My three-year-old stood on the desk, teetering over the printer, his stocky fingers jabbing at the buttons as he yelled at it: “I want a picture to come OUT!” Ever the problem-solver, he had rigged an elaborate series of step stools and chairs to fashion a ladder for himself, and was now trying to strong arm the black machine into producing one of those printable coloring pages. A dinosaur, in particular, was what he was after.
His little face scrunched with frustration, he kept pushing the green button, just as he had seen me do.
“Why won’t it come out?” he asked me. “I pushed the button!”
Taking his hand, I guided him down the stairs and pulled him into my lap in front of my screen. “The printer doesn’t print by itself, sweetheart,” I explained. “Mommy has to send a message from her computer to the printer to tell it to make the picture. See? You like this one? Here we go …” We watched as the printer hummed to life and a bouncy brachiosaurus appeared on the sheet.
This is my problem with prayer, I thought. Too often I treat prayer like a printer, thinking if I just push the buttons in the right order, the desired result will be magically delivered onto my receiving tray. But what my preschooler—and I—are quick to forget is that it takes a person to make these things happen. It takes agency to effect a command and supply the resources for fulfillment.
Things don’t just happen. They are made to happen.
“Ask and it will be given to you,” said Jesus (Matthew 7:7). But who we ask makes all the difference: my children asking one another whether it’s okay for them eat jelly beans before dinner being just one example of misdirected asking. For not even the tallest of my kids—even with the help of precarious self-constructed ladders—is able to reach the jar of jelly beans on the very top shelf.
So, too, Jesus reminds us that when we ask, we are speaking to a good and powerful Father, who knows how to give good gifts to his children and who delights to do so. If we forget the One to whom we pray, prayer quickly morphs into a spiritualized version of the Power-of-Positive-Thinking. We become like three-year-olds standing at a printer jamming our fingers at buttons, and wondering why it isn’t working?
I was reminded of hearing Oprah Winfrey talk about prayer some years back. As much I admire and appreciate Oprah, her words on prayer fell short. “I believe in the power of prayer,” she said. And at first, I thought, “Me too.” After all, doesn’t James 5:16 tell us that the prayers of the righteous are powerful and effective?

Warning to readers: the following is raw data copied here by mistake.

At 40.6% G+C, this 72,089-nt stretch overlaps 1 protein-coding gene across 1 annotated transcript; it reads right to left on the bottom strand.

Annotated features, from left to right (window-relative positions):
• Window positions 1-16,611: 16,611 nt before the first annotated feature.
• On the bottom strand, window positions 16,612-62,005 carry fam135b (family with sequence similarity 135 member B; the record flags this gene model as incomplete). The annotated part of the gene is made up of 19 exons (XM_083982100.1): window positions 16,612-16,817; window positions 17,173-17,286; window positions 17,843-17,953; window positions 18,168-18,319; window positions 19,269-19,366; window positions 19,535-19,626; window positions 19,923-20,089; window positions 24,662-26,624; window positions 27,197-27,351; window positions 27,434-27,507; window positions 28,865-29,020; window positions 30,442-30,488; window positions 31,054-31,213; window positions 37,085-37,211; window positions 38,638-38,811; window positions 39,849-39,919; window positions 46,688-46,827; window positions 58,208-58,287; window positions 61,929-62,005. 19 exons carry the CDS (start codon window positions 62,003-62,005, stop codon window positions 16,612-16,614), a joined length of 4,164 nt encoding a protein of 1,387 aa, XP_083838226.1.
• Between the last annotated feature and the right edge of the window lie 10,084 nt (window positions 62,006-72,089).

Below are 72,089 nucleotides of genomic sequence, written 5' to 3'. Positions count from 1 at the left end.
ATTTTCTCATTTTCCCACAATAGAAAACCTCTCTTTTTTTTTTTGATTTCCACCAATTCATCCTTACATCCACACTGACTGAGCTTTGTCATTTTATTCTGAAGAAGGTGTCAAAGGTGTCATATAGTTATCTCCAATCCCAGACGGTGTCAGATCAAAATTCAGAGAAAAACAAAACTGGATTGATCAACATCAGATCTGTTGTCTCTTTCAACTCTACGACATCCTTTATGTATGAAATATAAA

But, thinking about it later, I realized that I really don’t believe in the power of prayer.
Prayer doesn’t heal people. The living God, who loves and cares for us and provides each breath we take, is the one who heals.
Prayer doesn’t take away our sadness. It is God who wipes away tears and who ultimately, through Jesus, will conquer all the sad-making things in the world.
Prayer doesn’t provide for our needs. It is our heavenly Father who gives us what we need: “… as the eyes of the servant look to her mistress’ hand, so our eyes look to the LORD our God.” (Psalm 123:2)
Prayer doesn’t bring comfort. God is the one who sees us in our distress and draws near when we feel desolate. He is the comforter. He is our “shield and our very great reward.”
Prayer doesn’t deal with our guilt and our sin. Confession alone does nothing to remove the blots on our souls unless we are confessing to the One who was willing to exchange our guilt for his goodness. It is God alone who has the power to declare the guilty “clean,” and welcome the exile as “my child.”
Watching my three-year-old grapple with that printer, I saw it clearly: me wrestling with prayer as if it were powerful and effective in itself. But it isn’t. Just like the world’s best printer cannot deliver without a prompt, so too the world’s most beautifully crafted prayer is but a breath unless it is asked of the One Who Can.
So, no: I don’t believe in the power of prayer.
I believe in the power of God.
And this is why I pray.